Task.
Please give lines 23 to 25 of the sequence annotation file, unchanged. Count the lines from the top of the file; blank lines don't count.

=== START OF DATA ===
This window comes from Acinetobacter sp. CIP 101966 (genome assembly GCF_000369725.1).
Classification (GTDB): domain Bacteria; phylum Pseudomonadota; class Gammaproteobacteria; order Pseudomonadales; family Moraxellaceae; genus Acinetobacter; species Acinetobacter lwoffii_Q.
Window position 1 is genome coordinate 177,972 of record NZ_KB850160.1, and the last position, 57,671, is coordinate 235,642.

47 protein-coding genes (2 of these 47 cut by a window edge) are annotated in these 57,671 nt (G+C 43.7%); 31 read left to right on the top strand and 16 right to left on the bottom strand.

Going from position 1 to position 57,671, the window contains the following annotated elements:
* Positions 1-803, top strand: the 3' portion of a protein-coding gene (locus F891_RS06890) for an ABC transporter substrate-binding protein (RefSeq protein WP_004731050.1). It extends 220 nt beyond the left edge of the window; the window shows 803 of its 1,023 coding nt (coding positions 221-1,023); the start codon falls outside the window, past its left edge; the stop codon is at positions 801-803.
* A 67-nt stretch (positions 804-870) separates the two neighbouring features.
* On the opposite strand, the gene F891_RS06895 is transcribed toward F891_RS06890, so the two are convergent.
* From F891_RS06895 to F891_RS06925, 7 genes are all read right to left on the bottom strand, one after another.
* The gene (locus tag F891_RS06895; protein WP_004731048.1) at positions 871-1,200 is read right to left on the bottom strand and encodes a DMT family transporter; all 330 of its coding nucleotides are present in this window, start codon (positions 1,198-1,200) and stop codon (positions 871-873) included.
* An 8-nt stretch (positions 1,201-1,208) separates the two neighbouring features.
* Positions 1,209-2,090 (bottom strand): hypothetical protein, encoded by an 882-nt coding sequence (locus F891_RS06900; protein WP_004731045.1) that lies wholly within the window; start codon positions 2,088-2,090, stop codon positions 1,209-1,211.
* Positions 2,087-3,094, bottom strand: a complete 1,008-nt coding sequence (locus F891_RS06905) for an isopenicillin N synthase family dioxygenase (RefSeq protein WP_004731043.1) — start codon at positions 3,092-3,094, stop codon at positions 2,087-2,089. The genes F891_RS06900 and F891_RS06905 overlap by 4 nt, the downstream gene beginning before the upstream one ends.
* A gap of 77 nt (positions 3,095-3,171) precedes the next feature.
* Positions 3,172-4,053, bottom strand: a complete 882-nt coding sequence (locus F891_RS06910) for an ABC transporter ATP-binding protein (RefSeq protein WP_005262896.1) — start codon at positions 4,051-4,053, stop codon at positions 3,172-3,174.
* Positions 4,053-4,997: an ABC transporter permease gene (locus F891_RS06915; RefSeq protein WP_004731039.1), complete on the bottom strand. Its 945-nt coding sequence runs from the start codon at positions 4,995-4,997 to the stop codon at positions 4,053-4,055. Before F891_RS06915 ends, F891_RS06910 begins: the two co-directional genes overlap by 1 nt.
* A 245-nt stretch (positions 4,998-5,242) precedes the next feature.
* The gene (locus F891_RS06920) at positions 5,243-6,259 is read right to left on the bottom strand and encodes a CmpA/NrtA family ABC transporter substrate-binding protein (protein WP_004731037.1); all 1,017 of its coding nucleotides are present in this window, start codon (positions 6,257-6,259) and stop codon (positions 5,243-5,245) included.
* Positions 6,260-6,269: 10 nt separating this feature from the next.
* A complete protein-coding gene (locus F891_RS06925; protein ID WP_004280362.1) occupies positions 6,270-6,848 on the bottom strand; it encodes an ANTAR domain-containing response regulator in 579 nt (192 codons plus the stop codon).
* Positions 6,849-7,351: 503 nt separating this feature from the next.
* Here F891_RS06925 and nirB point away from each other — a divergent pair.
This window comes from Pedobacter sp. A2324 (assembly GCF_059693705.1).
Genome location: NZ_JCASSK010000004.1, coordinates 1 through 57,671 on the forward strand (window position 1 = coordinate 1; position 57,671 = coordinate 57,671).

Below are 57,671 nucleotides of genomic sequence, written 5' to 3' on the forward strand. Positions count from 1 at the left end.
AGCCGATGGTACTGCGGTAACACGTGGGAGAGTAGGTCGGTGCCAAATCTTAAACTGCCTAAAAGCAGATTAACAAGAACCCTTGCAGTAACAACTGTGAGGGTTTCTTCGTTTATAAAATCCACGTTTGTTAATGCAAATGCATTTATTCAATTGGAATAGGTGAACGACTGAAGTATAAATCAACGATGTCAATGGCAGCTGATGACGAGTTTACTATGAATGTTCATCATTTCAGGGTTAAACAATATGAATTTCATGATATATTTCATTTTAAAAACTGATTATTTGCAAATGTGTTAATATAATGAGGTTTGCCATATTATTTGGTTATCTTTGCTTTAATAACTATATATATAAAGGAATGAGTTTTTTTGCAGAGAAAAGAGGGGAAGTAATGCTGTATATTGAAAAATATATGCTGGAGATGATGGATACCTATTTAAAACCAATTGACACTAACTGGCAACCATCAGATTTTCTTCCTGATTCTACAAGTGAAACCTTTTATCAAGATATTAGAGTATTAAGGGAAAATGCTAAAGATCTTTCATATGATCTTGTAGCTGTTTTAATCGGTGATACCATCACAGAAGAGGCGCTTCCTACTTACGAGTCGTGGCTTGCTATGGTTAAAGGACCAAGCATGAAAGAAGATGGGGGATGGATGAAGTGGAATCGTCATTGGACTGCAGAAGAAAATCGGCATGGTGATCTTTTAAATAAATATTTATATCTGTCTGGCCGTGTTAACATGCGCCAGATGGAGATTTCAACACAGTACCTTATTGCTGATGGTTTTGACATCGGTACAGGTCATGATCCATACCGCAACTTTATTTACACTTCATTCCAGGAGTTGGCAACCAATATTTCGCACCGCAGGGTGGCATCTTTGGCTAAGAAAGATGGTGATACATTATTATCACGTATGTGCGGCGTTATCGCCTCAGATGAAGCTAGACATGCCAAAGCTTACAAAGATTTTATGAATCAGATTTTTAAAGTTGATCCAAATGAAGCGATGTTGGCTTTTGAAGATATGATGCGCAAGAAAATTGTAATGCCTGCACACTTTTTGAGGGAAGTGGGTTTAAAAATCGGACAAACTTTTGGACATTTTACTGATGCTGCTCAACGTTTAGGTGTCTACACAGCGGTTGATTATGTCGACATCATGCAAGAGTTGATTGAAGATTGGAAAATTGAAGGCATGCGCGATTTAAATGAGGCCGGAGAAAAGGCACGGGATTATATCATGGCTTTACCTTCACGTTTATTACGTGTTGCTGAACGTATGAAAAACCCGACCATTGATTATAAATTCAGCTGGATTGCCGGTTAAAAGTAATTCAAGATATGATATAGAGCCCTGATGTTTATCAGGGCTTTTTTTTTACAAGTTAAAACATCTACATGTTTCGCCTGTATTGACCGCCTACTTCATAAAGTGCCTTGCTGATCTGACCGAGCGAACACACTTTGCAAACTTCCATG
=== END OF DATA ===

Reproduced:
This window comes from Pedobacter sp. A2324 (assembly GCF_059693705.1).
Genome location: NZ_JCASSK010000004.1, coordinates 1 through 57,671 on the forward strand (window position 1 = coordinate 1; position 57,671 = coordinate 57,671).

Below are 57,671 nucleotides of genomic sequence, written 5' to 3' on the forward strand. Positions count from 1 at the left end.